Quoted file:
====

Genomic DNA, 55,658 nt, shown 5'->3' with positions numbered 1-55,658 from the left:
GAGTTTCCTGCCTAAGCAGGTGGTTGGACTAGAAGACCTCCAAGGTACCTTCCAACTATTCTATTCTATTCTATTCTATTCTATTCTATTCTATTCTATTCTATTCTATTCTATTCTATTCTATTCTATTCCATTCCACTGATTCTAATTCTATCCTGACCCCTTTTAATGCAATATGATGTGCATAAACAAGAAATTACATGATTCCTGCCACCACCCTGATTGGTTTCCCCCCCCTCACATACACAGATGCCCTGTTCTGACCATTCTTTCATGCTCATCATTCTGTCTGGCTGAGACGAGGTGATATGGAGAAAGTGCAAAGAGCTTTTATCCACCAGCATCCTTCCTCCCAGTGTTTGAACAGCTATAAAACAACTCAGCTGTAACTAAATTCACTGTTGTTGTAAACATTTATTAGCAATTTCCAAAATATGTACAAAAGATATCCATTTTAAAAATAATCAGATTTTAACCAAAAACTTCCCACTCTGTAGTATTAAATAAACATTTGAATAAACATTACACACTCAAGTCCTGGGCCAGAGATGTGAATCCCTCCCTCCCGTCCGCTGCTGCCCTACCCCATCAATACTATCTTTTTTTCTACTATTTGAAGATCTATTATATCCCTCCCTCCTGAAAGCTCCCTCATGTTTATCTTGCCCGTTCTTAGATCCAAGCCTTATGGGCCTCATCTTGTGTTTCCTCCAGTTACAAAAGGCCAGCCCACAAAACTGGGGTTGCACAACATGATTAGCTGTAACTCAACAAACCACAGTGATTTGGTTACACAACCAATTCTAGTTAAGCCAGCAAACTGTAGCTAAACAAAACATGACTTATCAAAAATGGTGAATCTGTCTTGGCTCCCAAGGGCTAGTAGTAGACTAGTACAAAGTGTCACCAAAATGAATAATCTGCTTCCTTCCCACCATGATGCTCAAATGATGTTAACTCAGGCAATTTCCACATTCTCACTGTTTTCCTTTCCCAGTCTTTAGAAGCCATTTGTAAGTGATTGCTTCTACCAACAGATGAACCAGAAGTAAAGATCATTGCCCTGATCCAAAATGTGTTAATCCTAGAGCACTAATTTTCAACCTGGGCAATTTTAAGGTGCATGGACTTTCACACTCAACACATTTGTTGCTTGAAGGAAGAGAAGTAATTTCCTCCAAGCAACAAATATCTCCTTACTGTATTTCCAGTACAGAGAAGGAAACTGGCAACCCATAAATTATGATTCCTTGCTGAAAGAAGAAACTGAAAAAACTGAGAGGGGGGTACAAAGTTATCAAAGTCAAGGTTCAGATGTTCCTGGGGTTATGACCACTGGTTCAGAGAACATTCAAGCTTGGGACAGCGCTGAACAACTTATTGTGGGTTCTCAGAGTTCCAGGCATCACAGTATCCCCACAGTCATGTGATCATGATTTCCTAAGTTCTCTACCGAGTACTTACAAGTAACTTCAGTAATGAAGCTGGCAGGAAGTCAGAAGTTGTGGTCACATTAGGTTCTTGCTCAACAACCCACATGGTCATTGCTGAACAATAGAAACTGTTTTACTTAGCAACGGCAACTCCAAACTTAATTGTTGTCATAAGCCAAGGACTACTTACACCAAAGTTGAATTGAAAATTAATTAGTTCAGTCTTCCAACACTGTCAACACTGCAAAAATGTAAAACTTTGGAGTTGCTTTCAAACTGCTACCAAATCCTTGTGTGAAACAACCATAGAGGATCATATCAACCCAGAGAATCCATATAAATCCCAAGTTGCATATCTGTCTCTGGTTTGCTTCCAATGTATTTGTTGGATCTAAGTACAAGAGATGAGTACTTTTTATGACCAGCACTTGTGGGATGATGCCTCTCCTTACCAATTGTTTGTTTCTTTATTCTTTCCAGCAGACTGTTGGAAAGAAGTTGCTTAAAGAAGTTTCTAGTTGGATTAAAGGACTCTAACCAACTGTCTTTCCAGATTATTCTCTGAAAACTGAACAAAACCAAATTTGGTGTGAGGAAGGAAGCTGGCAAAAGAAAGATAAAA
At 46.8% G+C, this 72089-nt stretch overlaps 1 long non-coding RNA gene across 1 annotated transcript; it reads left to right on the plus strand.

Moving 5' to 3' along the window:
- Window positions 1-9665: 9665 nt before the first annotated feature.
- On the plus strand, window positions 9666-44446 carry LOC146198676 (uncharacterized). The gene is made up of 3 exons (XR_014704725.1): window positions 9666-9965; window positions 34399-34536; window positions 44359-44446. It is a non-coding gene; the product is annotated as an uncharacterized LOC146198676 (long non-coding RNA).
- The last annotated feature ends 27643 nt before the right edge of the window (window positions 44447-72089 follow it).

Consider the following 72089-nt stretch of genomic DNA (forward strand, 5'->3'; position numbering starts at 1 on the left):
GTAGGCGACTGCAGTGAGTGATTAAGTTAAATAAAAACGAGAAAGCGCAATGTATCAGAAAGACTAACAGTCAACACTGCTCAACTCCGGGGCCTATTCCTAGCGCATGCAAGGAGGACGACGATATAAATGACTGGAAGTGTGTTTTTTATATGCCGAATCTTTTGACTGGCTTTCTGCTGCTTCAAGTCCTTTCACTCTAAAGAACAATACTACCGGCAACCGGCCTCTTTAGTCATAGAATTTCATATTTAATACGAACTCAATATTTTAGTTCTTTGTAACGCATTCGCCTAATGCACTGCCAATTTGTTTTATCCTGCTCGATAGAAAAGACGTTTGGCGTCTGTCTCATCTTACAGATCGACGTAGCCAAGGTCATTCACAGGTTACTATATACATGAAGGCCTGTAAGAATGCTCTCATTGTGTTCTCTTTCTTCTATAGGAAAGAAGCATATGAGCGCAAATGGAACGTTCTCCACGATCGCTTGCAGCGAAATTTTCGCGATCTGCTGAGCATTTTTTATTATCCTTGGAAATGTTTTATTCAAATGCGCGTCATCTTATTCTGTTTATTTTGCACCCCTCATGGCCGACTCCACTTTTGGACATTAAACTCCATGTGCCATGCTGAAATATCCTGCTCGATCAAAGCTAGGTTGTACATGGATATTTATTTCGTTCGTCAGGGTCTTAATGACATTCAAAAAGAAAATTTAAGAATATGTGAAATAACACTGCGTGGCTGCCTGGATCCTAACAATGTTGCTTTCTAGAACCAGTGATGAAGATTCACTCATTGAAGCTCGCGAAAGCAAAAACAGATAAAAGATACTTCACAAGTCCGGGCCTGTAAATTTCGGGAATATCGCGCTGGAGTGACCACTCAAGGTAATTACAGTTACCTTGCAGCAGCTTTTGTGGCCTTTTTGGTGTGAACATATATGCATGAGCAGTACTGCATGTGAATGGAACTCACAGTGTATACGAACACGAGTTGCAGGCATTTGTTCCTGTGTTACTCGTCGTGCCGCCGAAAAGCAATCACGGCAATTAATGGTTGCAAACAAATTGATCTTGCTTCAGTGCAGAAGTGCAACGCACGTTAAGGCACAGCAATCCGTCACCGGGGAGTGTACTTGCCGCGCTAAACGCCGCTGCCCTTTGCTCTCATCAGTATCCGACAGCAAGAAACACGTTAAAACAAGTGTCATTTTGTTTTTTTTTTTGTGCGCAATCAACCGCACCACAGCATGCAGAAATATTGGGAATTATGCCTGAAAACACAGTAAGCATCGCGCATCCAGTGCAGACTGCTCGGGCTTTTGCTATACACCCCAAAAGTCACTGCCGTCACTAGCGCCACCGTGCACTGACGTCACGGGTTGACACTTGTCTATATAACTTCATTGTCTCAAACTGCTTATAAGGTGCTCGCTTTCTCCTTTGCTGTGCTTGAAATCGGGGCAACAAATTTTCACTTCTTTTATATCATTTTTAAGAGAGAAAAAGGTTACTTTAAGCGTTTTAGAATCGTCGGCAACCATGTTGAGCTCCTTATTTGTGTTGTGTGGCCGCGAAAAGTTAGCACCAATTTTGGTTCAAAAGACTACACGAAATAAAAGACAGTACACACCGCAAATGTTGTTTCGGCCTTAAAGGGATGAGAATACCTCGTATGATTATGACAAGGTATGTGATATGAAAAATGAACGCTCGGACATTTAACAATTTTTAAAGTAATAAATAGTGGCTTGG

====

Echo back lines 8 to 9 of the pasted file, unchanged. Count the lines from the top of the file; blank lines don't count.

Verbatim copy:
Consider the following 72089-nt stretch of genomic DNA (forward strand, 5'->3'; position numbering starts at 1 on the left):
GTAGGCGACTGCAGTGAGTGATTAAGTTAAATAAAAACGAGAAAGCGCAATGTATCAGAAAGACTAACAGTCAACACTGCTCAACTCCGGGGCCTATTCCTAGCGCATGCAAGGAGGACGACGATATAAATGACTGGAAGTGTGTTTTTTATATGCCGAATCTTTTGACTGGCTTTCTGCTGCTTCAAGTCCTTTCACTCTAAAGAACAATACTACCGGCAACCGGCCTCTTTAGTCATAGAATTTCATATTTAATACGAACTCAATATTTTAGTTCTTTGTAACGCATTCGCCTAATGCACTGCCAATTTGTTTTATCCTGCTCGATAGAAAAGACGTTTGGCGTCTGTCTCATCTTACAGATCGACGTAGCCAAGGTCATTCACAGGTTACTATATACATGAAGGCCTGTAAGAATGCTCTCATTGTGTTCTCTTTCTTCTATAGGAAAGAAGCATATGAGCGCAAATGGAACGTTCTCCACGATCGCTTGCAGCGAAATTTTCGCGATCTGCTGAGCATTTTTTATTATCCTTGGAAATGTTTTATTCAAATGCGCGTCATCTTATTCTGTTTATTTTGCACCCCTCATGGCCGACTCCACTTTTGGACATTAAACTCCATGTGCCATGCTGAAATATCCTGCTCGATCAAAGCTAGGTTGTACATGGATATTTATTTCGTTCGTCAGGGTCTTAATGACATTCAAAAAGAAAATTTAAGAATATGTGAAATAACACTGCGTGGCTGCCTGGATCCTAACAATGTTGCTTTCTAGAACCAGTGATGAAGATTCACTCATTGAAGCTCGCGAAAGCAAAAACAGATAAAAGATACTTCACAAGTCCGGGCCTGTAAATTTCGGGAATATCGCGCTGGAGTGACCACTCAAGGTAATTACAGTTACCTTGCAGCAGCTTTTGTGGCCTTTTTGGTGTGAACATATATGCATGAGCAGTACTGCATGTGAATGGAACTCACAGTGTATACGAACACGAGTTGCAGGCATTTGTTCCTGTGTTACTCGTCGTGCCGCCGAAAAGCAATCACGGCAATTAATGGTTGCAAACAAATTGATCTTGCTTCAGTGCAGAAGTGCAACGCACGTTAAGGCACAGCAATCCGTCACCGGGGAGTGTACTTGCCGCGCTAAACGCCGCTGCCCTTTGCTCTCATCAGTATCCGACAGCAAGAAACACGTTAAAACAAGTGTCATTTTGTTTTTTTTTTTGTGCGCAATCAACCGCACCACAGCATGCAGAAATATTGGGAATTATGCCTGAAAACACAGTAAGCATCGCGCATCCAGTGCAGACTGCTCGGGCTTTTGCTATACACCCCAAAAGTCACTGCCGTCACTAGCGCCACCGTGCACTGACGTCACGGGTTGACACTTGTCTATATAACTTCATTGTCTCAAACTGCTTATAAGGTGCTCGCTTTCTCCTTTGCTGTGCTTGAAATCGGGGCAACAAATTTTCACTTCTTTTATATCATTTTTAAGAGAGAAAAAGGTTACTTTAAGCGTTTTAGAATCGTCGGCAACCATGTTGAGCTCCTTATTTGTGTTGTGTGGCCGCGAAAAGTTAGCACCAATTTTGGTTCAAAAGACTACACGAAATAAAAGACAGTACACACCGCAAATGTTGTTTCGGCCTTAAAGGGATGAGAATACCTCGTATGATTATGACAAGGTATGTGATATGAAAAATGAACGCTCGGACATTTAACAATTTTTAAAGTAATAAATAGTGGCTTGG